A bit of convict blood
... actually I almost certainly haven't got any (unfortunately, since it is now fashionable), but having just finished the Australian seasonal phone calls I thought I'd share this lovely story of a woman probably fairly described as "spirited" who twice cheated the hangman before making a success of life in Australia.
Margaret Catchpole was the sixth child of a labourer in Suffolk, and she became a servant of John Cobbold, an Ipswich brewer, promptly saving one of his children from drowning. But she then fell in love with a boatman whose day job disguised his smuggling. To keep a tryst in London she donned sailor's clothes and stole a horse from her employer's stable. She was caught as she sold it in London.
Back in court in Bury she was sentenced to death, but her employer's vigorous intervention had that converted to seven years in jail. Three years into that sentence, with the aid of her lover, she broke out, "in a very bold manner" letting herself down from the spikes on the wall. She was about to board her lover's vessel - probably in male disguise - when a scuffle broke out in which her lover was killed.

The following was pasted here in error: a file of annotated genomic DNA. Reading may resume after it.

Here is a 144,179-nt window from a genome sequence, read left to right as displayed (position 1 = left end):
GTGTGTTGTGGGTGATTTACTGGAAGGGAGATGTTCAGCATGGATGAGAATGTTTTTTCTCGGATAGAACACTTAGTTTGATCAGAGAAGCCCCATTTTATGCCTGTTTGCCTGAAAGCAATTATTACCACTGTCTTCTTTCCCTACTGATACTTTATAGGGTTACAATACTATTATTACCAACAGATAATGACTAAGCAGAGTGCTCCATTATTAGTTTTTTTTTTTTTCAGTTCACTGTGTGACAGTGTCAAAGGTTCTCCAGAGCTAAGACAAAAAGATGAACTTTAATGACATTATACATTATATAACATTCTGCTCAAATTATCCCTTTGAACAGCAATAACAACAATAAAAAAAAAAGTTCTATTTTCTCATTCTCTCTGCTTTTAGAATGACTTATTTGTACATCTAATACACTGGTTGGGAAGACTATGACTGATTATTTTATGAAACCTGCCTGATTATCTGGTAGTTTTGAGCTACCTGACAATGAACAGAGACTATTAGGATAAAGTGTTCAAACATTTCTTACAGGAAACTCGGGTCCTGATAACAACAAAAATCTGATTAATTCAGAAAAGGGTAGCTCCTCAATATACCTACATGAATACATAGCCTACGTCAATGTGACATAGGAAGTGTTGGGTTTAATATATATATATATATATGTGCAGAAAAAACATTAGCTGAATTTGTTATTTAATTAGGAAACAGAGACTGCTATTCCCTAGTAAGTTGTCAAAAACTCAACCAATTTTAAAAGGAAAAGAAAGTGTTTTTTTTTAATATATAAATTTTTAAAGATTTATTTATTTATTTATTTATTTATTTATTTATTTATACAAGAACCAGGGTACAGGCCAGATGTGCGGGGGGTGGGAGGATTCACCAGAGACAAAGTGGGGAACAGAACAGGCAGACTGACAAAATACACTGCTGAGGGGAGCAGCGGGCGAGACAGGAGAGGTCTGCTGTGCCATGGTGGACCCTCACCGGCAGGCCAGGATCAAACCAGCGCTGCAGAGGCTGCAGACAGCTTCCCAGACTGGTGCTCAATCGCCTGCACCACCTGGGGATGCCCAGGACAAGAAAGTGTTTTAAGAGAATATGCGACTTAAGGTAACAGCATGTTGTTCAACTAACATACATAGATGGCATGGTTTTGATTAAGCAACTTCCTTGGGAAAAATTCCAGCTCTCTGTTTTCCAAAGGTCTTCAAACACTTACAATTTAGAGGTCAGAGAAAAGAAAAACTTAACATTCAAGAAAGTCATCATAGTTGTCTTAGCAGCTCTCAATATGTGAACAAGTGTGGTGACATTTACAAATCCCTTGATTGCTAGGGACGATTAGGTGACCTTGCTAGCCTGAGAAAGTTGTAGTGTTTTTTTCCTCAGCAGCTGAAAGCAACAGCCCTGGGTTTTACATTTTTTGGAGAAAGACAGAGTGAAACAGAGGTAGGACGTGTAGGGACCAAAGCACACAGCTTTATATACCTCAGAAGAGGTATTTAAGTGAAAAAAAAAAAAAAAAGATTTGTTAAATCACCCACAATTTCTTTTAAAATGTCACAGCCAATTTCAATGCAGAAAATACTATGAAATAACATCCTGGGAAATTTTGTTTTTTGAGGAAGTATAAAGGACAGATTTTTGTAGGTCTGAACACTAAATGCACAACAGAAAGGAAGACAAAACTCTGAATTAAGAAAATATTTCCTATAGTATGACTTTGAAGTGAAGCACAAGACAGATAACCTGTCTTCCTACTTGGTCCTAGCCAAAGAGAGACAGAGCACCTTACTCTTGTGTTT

Once again she appeared before Bury Assizes and once again Chief Baron Macdonald sentenced her to death, but again this was commuted, now to transportation for life. She sailed for Botany Bay in May 1801.
There she eventually married a prosperous settler, but she did not forget her old friends, sending back curiosities from Australia, and she remains locally famous in Ipswich, with - that ultimate English fame - a pub named after her. In Australia she has the wing of a maternity hospital, for it seems there she became a midwife.
(Taken from The English Abigail, Dorothy Margaret Stuart, Macmillan, 1946.)
More here and here. And it seems the story was made into a movie in 1911 and inspired a play.